Persistent Myths and Negative Views of the History of Gambling in Casinos and Online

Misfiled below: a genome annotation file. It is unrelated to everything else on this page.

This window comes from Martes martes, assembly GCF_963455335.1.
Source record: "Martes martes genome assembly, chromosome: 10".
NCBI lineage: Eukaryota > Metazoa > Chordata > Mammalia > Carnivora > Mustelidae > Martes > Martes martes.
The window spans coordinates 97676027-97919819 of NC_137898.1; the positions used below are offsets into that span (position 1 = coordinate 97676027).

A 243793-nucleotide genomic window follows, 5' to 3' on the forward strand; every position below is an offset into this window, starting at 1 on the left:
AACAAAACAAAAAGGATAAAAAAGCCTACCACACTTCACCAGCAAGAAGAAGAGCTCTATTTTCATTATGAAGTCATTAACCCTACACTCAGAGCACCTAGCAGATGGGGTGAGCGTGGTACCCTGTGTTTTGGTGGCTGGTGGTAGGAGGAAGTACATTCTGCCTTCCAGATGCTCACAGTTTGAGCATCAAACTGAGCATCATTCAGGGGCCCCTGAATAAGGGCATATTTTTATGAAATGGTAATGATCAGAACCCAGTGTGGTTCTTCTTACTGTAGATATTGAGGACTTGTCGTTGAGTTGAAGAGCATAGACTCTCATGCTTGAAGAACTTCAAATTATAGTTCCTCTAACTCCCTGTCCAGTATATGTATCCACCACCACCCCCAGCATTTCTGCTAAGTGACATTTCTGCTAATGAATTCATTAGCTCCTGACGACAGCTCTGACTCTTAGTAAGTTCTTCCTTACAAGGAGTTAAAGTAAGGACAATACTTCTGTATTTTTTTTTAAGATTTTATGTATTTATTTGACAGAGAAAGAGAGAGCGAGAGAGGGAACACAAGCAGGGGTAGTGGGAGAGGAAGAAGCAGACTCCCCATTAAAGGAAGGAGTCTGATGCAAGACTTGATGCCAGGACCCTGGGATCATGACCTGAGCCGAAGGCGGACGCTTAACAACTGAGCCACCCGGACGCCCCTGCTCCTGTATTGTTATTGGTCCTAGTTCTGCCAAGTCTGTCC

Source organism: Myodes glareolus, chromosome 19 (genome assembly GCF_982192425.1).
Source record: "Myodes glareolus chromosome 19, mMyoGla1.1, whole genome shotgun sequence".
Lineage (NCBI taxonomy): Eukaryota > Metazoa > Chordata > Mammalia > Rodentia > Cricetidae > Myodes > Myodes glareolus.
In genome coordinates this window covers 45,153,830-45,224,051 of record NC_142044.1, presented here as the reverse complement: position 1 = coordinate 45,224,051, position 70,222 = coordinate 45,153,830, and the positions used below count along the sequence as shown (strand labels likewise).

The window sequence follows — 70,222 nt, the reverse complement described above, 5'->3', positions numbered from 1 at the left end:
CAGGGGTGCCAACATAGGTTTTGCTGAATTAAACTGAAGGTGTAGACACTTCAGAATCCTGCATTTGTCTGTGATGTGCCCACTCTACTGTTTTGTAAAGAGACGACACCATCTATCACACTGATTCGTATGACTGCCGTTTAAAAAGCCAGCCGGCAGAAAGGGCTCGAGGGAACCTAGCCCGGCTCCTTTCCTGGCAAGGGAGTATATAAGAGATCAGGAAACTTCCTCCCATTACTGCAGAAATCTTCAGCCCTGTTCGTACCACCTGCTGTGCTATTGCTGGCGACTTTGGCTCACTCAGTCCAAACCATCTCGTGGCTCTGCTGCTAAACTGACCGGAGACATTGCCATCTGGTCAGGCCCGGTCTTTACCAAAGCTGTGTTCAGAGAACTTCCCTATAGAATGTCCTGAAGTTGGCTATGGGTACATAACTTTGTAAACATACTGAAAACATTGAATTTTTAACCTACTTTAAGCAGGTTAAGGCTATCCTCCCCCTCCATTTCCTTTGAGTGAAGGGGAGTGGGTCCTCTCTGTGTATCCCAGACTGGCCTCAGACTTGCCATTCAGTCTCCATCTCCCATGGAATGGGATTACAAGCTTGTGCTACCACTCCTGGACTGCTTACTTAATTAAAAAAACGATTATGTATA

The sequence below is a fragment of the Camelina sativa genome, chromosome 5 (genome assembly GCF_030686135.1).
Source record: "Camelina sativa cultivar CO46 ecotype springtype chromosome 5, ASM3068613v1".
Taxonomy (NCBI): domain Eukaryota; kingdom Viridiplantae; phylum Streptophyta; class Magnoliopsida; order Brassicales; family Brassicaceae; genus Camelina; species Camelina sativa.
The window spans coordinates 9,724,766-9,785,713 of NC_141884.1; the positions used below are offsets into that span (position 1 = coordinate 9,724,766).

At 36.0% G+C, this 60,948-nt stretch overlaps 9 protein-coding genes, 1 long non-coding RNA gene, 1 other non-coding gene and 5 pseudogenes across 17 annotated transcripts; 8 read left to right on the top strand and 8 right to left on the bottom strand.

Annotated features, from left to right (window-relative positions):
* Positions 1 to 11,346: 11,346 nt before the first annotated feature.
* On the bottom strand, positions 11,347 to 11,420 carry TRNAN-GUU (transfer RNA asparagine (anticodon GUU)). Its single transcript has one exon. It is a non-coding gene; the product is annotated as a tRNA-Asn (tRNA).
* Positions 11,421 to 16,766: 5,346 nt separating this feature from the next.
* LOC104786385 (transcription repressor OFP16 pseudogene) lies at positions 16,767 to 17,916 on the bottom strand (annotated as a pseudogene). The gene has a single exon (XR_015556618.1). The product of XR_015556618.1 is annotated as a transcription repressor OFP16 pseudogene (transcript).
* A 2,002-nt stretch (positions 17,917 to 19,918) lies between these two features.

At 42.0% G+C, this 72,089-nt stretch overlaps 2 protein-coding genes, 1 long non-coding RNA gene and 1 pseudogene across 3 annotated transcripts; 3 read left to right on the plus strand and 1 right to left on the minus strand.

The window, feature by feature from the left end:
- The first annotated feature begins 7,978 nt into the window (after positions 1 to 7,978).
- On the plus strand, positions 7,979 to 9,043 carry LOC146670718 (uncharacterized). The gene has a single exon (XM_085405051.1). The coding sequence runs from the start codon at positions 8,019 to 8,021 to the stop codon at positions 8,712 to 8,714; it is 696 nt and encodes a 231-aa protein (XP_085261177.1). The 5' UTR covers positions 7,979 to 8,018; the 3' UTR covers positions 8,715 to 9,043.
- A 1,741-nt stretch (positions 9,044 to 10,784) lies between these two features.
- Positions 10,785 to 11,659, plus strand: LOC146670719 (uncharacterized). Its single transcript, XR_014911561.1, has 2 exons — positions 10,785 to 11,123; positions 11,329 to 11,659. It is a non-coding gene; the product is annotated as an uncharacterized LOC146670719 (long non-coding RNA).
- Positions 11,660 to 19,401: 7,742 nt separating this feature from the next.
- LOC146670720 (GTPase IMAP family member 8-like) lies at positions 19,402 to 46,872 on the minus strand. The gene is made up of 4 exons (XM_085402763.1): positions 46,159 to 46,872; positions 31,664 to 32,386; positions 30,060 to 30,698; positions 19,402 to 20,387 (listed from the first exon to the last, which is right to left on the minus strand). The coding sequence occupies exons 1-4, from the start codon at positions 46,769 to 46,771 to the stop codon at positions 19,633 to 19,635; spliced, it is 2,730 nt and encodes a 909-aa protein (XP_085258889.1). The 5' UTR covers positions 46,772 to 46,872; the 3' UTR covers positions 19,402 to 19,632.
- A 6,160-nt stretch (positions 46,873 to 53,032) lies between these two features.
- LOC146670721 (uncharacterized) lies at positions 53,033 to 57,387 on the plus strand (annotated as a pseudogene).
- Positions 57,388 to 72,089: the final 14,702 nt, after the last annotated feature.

The United States people and their government have always had an ambivalent view of gambling, including lotteries, casino games, and betting on sports games. Even today, with gambling being legal in various states and Indian tribal areas, most people view the activity as either illegal or immoral. And the state of the law in regards to betting in any form just makes the situation even more difficult to unravel for the majority of people living in the US.Throughout the history of the country, the legalization and criminalization of gambling has proceeded in cycles. First, no gambling is legal, but it is impossible to enforce such laws. Reforms are made to allow some types of games, which then leads to more liberalization of the laws and more types of betting becoming legal. Inevitably, corruption comes into the picture on a small scale, then on a large scale, and scandals become the focus of media attention. As a result, the reform is made back to all gambling being illegal.This cycle has repeated numerous times in American history, and we are currently experiencing a third wave of legalization. This third wave started during the Great Depression as some states went from a complete ban on legal gambling to allowing certain types of betting on horse races and off track betting. Nevada also allowed casino gambling during the 1930s. The cycle picked up steam in the 1960s with the first state-sponsored lottery in New Hampshire and the promotion of legal casinos on Indian tribal lands.Once the door was open to state lotteries, numerous types of gambling started to become legal and legitimate types of business, if not openly embraced and accepted in general. Governments started to allow different types of casino games and betting in order to generate tax revenue, and even participated in various plans to promote such lotteries and casinos. New Jersey allowed legal casinos in the 1970s, and Indian tribal lands gained the ability to create them during the 1980s.In the early 1990s, Iowa allowed riverboat gambling, and then several more states allowed legal types of gambling. The point of no return had been reached, leading to the situation today: 48 out of the 50 states in the US allow some form of commercial gambling, and three out of the five territories owned by the government also allow it. The only two holdouts are Utah and Hawaii, and even Hawaii now allows social gaming, although it does not sponsor gambling at the state level.The only real hurdle left to for the US to jump over is the legalization of offshore online casinos operating in the country. With literally thousands of different online gaming websites out there, most of them based in foreign countries, the worldwide trend is towards legalizing, licensing, and regulating gambling institutions, rather than just banning them or restricting trade. And it is probably only a matter of time before even these companies are legally allowed to operate in the United States of America.